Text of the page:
Social Impact 101: Scaling Profit + Purpose
Social impact (SI) is a relatively new concept within the marketplace. Often called social innovation and social impact theory, SI is an innovative methodology that leverages business and technology to solve complex social issues.
Though the terminology may vary, social impact frameworks share 3 common themes:
They contribute to a greater good.
They seek sustainable, long-term and quantitative change
The value profit and purpose.
MISSION-DRIVEN BRANDS FTW
Purpose-driven brand and nonprofits embrace all the components of a successful business. Healthy revenue, expansion, and having a marketplace advantage are still important. The only difference is that along with profit, these social startups and businesses are equally intentional about improving the economy, environment, and empowering others.
They understand that in order to grow they have to listen to the needs of their customers and adapt their practices. As a result, social companies are agile, and when combined with a well-planned business model, are more likely to achieve sustainable growth. Best of all, they can leverage free marketing from their customers!
As noted above 34% of customers will share ethical brands with their immediate community, but 29% of them will also publicly champion ethical companies on social media. #howboutdah
To further debunk the myth that businesses can't be profitable while pursuing social good, here's a glimpse at Patagonia's revenue
Patagonia's mission is very simple:
“Build the best product, cause no unnecessary harm, use business to inspire and implement solutions to the environmental crisis (PYMNTS)."
Most well known for its "Don't Buy This Jacket" campaign and for being one of the first retailers to close it's doors on Black Friday, Patagonia boldly fuels the thoughtful consumption movement. Yet sales are as healthy as ever with an annual growth of 14% and revenue sitting just below $75 million. Hats off to Patagonia founder Yvon Chouinard!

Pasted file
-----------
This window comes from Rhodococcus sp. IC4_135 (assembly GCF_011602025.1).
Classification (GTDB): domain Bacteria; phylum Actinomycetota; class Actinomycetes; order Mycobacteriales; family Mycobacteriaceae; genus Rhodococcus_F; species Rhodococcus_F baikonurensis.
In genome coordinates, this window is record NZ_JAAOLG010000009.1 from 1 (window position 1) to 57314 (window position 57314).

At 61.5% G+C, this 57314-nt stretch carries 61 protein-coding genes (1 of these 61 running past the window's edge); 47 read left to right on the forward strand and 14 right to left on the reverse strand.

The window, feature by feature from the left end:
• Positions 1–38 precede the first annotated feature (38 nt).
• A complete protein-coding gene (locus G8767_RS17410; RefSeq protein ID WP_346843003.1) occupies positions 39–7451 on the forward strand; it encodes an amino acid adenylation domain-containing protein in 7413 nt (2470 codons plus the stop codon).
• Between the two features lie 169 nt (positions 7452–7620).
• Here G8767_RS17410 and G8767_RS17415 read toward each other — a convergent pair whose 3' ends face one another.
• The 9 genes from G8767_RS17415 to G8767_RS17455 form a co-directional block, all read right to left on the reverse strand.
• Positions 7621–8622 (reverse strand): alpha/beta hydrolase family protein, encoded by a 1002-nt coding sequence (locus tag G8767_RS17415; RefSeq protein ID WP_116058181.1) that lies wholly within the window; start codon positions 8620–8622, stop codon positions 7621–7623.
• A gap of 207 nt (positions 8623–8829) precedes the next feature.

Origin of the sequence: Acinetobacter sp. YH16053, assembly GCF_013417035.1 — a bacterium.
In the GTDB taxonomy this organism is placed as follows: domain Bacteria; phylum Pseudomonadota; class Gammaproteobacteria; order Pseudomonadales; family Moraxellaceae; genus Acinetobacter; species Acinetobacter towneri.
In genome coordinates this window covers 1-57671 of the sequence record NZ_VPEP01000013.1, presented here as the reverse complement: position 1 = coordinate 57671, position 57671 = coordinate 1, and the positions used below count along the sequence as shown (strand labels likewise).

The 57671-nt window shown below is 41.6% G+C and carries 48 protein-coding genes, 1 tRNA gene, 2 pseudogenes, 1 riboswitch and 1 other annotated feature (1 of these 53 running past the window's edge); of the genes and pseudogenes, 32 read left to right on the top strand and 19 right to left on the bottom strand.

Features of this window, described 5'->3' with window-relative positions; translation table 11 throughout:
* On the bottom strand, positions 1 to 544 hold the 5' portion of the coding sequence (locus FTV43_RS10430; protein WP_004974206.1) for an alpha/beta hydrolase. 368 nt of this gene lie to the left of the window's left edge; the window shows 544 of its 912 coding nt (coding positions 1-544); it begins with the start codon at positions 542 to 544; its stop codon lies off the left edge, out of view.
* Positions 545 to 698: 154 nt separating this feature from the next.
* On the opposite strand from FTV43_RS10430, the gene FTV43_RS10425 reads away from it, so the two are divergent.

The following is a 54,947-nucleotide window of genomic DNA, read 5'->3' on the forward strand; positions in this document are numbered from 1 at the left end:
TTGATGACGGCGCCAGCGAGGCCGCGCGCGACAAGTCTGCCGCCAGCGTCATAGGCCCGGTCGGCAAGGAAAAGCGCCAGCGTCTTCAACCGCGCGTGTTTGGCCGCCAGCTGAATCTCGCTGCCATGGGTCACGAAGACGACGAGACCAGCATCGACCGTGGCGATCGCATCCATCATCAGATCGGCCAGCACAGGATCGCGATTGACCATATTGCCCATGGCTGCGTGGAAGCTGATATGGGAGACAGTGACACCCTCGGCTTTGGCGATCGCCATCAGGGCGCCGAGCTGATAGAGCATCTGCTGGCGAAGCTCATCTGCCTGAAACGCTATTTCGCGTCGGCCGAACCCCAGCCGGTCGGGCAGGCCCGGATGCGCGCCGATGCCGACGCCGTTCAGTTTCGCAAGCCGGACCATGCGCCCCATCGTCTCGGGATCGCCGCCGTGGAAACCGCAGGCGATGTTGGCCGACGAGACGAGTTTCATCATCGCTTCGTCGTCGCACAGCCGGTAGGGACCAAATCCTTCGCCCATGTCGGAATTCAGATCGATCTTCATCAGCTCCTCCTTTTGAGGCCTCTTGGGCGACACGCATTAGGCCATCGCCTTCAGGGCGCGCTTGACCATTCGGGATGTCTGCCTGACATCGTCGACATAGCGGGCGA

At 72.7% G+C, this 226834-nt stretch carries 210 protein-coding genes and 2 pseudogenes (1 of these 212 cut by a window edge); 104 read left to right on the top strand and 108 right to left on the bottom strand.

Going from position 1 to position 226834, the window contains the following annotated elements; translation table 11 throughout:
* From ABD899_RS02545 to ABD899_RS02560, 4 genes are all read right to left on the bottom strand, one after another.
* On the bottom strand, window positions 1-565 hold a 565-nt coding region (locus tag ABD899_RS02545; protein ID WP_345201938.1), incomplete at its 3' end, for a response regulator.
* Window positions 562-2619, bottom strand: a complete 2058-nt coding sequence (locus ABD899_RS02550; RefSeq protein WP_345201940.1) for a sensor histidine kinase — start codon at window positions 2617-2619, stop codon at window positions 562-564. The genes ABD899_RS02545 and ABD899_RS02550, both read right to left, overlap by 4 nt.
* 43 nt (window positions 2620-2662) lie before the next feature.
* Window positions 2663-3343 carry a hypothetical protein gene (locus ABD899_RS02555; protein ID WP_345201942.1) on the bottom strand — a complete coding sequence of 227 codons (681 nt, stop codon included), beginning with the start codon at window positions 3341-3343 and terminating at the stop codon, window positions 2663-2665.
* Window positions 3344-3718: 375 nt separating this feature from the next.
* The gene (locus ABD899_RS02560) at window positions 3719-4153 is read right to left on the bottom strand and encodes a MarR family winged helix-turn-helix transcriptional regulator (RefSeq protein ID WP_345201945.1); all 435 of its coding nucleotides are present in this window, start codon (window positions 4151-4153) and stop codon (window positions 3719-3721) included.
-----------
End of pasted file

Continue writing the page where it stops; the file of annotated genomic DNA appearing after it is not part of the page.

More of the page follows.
Now, you're probably thinking, "Patagonia is a huge company that can afford to be socially conscious. How can smaller businesses achieve the same success?"
I present to you Raven+Lily.
Kirsten Dickerson, CEO and Founder of Raven + Lily, promotes ethical fashion as a means of providing a dignified way to alleviate poverty. Starting as an e-commerce store in 2008, Raven + Lily now employs 1,500 marginalized women at fair trade wages to give them access to sustainable income, health care, education, and a way to break the cycle of poverty. Their revenue is equally impressive, with 189% growth in 2015, and a recent opening of their second brick and mortar location in Austin.
So, have I peaked your interest?
I'm going to assume that you're furiously nodding your head so here's what you'll need to consider before getting started.
Before you begin
First ask the following questions:
What does my business stand for? Does my business have firmly rooted core values?
Take a look at the social landscape. Are there any issues either locally or globally, that resonate with you?
Does this issue have long-term viability?
If your business can realistically address a social need and you'd like to move forward here's a purpose-drive business model canvas to help generate a strategy.
Purpose Driven Business Model Canvas
Stay tuned for my next blog where I'll discuss my favorite purpose-driven business models across various industries. I'll also share a few books and tools to help you implement the right strategy for your business!
Barraket J, Collyer N, O’Connor M, et al. (2010) Finding Australia’s social enterprise sector. (n.d.): n. pag. Web.
Luke, Belinda, and Vien Chu. "Social Enterprise versus Social Entrepreneurship: An Examination of the ‘why’ and ‘how’ in Pursuing Social Change." (n.d.): n. pag. Web.
Pymnts. "How Patagonia Grows Without Growth." PYMNTS.com. N.p., 01 Dec. 2015. Web. 20 Apr. 2017.